Postwar U.S. Economic Policies
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During Post World War II years, the United States was the greatest power in the world. Europe was devastated after having experience two major wars within the course of a 30 year period. The soil of the U.S. had never been subjected to the destruction associated with major military invasion and it was, therefore, strong enough to exploit others throughout the world. Consequently, the United States was able in the post war years to dominate most of the third-world countries. Eventually, the strategy used by the U.S. to make itself economically and politically powerful posed problems to the U.S. As the military expenses associated with maintaining its role in the world increased, European countries, as well as Japan, were able to develop strong economies rather than investing money within military forces.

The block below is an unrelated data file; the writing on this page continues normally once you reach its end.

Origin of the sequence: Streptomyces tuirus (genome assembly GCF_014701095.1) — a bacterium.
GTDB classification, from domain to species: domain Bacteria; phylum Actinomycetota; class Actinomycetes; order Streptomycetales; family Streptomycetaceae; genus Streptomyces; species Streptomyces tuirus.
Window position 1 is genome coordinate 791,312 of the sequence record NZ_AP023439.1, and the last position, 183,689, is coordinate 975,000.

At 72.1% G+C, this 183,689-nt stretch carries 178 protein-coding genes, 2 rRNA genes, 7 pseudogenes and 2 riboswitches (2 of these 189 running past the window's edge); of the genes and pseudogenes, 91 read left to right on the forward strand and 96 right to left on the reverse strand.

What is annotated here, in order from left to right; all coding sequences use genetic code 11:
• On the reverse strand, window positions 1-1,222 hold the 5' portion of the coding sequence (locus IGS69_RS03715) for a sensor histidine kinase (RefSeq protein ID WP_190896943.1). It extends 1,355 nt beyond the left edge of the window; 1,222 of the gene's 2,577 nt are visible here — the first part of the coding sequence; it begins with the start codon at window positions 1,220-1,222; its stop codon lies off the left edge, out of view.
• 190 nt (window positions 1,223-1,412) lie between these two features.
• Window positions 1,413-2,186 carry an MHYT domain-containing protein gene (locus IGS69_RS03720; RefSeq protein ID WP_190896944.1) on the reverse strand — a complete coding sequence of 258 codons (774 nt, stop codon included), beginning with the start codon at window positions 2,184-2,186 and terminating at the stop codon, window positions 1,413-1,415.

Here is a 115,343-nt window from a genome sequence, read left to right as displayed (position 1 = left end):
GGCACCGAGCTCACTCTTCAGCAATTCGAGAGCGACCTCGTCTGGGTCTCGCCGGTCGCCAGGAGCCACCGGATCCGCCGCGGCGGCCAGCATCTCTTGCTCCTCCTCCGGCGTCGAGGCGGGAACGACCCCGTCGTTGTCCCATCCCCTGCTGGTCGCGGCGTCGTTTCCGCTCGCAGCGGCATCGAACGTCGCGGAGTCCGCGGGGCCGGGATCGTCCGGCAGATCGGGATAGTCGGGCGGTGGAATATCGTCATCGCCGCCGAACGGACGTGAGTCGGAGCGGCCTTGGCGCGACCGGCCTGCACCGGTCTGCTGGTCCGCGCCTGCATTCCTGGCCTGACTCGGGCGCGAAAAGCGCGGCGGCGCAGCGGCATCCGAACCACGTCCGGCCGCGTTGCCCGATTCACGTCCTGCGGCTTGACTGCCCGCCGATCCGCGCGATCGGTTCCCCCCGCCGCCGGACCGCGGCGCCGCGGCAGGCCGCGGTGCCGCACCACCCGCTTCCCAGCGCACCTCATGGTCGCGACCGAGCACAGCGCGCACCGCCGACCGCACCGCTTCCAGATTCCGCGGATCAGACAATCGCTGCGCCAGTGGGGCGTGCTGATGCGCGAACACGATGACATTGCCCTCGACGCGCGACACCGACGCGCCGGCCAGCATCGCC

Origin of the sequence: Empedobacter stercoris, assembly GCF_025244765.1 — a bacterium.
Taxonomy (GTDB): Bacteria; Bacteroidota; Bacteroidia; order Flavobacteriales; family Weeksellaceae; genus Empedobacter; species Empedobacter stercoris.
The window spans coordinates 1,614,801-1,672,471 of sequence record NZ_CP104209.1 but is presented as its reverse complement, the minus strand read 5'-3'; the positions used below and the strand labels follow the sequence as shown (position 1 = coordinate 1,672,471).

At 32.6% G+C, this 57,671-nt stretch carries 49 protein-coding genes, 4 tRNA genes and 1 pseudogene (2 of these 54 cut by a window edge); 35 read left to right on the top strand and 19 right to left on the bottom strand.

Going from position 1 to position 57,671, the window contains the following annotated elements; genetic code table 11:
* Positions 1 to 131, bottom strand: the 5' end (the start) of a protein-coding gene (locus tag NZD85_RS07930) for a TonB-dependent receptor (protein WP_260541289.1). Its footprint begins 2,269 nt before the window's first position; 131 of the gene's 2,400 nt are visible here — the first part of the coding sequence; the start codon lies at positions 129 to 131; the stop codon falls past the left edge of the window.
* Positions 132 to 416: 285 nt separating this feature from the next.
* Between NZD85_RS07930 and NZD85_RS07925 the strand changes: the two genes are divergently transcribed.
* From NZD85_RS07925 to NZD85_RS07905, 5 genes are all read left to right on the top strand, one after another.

Japan and Economic Policies
In the case of Japan, after World War II had ended, Japan was devastated due to the following:
- All the large cities (with the exception of Kyoto), the industries and the transportation networks were severely damaged.
- A severe shortage of food continued for several years.
- During the post-war period, under the protection of the U.S., Japan was in a catch-up phase of its economic development.
With an initial boost by the U.S., Japan moved towards industrialization and through the 1980's developed itself into one of the fast growing economies in the world. However, when the stock market plummeted in the early 1990's, Japan's economy plummeted as well and continues in its' attempts to restore itself.